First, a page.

The only ones that really get hurt are the textbooks folks. But they've had great margins for a long time. It's time for them to share.

Full disclosure : No interest in Xippa.

Barclaycard+Fishlabs+ Bartle Bogle Hegarty need to know about clickable print.

Barclaycard App Becomes Top Free, Branded iPhone Game Ever
- Advertising Age
"LONDON ( -- Not many branded iPhone games have broken through, but a new one from U.K.-based Barclaycard has quickly become the most popular free, branded game in the history of the iTunes App Store.

'Waterslide Extreme' has recorded 4 million downloads from the iTunes App Store since its launch in mid-July, according to data provided by Hamburg-based Fishlabs, the game's developer.

The game is based on a popular TV spot by Bartle Bogle Hegarty, London, in which an office worker strips down to his Speedo and gets on a water slide for a high-octane commute home. On the way, he uses his Barclaycard at various points to pay for groceries or train tickets.

Games are interactive TV. Print is the other mass media. Clickable print = Print + TinyPurls + smart QR = personal TV+ clickstreams that turn into customer analytics.

The customer epxerience is personal TV. The output is customer analytics. The input is design intelligence. Everything in between is a commodity. And that's the good news. Efficient commodity production has sustainable, predictable margins.

Next stop on this train is free-to-the-user clickable newspapers to replace textbooks for bottom of the pyramid high school kids who are presently non consumers of education.

"Obscene profits" in micro transactions. It's not about Google. It's about HFTP s and Goldman Sachs. What might it mean for Print.

This appeared in the morning email from Seeking Alpha. Snippets follow. You can get the whole story at Seeking Alpha.
. . the profits are obscene: $21 billion spread out amongst the 100 or so firms who engage in this (Goldman Sachs (GS) is the undisputed king controlling an estimated 21% of all High Frequency Trading).

In this way, the trading program makes ½ a penny (one ¼ for buying from the broker and another ¼ for selling to the institution) AND makes the institutional trader pay a penny more on the shares.
Did you know that
this kind of nonsense now comprises 70% OF ALL MARKET TRANSACTIONS.
A lesson for Print
What if I'm correct about free-to-the-user printed books for everyone by 2011?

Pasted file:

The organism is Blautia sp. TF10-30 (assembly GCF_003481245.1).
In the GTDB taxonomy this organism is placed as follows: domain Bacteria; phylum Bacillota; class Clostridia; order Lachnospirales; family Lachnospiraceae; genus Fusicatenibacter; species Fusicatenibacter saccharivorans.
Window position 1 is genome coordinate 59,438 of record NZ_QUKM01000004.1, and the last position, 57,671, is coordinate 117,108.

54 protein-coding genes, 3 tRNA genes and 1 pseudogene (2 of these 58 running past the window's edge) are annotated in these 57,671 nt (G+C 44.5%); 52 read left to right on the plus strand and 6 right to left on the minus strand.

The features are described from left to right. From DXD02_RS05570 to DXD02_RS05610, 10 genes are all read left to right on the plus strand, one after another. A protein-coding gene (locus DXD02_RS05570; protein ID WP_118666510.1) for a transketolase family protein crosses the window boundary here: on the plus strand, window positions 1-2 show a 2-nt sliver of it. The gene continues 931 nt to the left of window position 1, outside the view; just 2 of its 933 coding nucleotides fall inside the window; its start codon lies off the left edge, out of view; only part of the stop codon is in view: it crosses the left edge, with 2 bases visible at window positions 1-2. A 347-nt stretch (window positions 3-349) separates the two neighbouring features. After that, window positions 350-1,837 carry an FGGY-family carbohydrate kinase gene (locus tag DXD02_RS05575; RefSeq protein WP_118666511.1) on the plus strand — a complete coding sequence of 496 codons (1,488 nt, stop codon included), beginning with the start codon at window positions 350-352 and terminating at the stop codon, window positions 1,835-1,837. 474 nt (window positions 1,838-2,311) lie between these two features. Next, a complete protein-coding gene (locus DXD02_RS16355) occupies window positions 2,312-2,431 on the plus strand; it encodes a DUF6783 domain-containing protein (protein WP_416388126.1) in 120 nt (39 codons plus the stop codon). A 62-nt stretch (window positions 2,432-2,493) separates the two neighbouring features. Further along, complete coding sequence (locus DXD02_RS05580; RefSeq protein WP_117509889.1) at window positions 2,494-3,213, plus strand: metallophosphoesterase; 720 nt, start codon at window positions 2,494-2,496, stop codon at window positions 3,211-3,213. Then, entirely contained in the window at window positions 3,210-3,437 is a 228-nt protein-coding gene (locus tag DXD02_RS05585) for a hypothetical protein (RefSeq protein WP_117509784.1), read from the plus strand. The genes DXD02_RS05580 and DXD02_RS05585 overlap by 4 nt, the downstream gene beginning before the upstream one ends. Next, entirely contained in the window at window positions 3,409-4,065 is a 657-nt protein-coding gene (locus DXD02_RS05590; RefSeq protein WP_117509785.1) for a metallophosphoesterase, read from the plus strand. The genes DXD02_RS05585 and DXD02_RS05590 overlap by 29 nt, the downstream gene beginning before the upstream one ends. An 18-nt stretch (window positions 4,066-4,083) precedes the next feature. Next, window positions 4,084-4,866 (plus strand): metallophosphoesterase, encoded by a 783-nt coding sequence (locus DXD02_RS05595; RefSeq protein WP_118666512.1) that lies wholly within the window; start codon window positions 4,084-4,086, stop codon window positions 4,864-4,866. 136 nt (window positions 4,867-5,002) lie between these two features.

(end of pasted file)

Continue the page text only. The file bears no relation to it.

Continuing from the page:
Short story is that Print Books will be supported by enabling commerce. Longer story is that book content will become a media, instead of product. They will be an awesome media becuase doing contextually accurate ads in a book is just right. Once the harvestable clickstreams appear by the use of TinyPurls and Smart QR, the customer informatics is the deliverable.

In my not so humble opinion, Google and Amazon are already pretty far along with the content, and technology. The missing piece for now is printing/delivering print books at internet speed and scale, with a minimum carbon footprint. The best way to get a clickstream is clickable print. The only way to get to low carbon footprint at internet speed/scale is the printernet.

A gezillion exchanges at 2 cents an exchange = 2% of a gezillion = "obscene profits." I figure that printers could use some "obscene" profits right about now.

Next stop on this train is free clickable newspapers to replace textbooks in bottom of the pyramid high schools and in the market on education non consumption.

Twitter streams in #clickableprint. My two cents: It's the next big thing.

Clickable Print = Print + TinyPurls + Smart QR. It's about connecting Print and personal TV.

Twitter is still being figured out. Some snippets from iShift follow
Twitter Spirituality,
"Upstart social media phenomenon Twitter has been generating plenty of conversation on its impacts and meaning—practical, technological, and even spiritual.

Media consultant Steven Vedro, for example, just posted a new essay on his blog called "Twitter, Ambient Awareness, and Spiritual Practice." Former IONS staff member Stephen Dinan recently posted "The Spiritual Importance of Twitter" on his blog (check out the cautionary response of "mattbert" a few comments below it).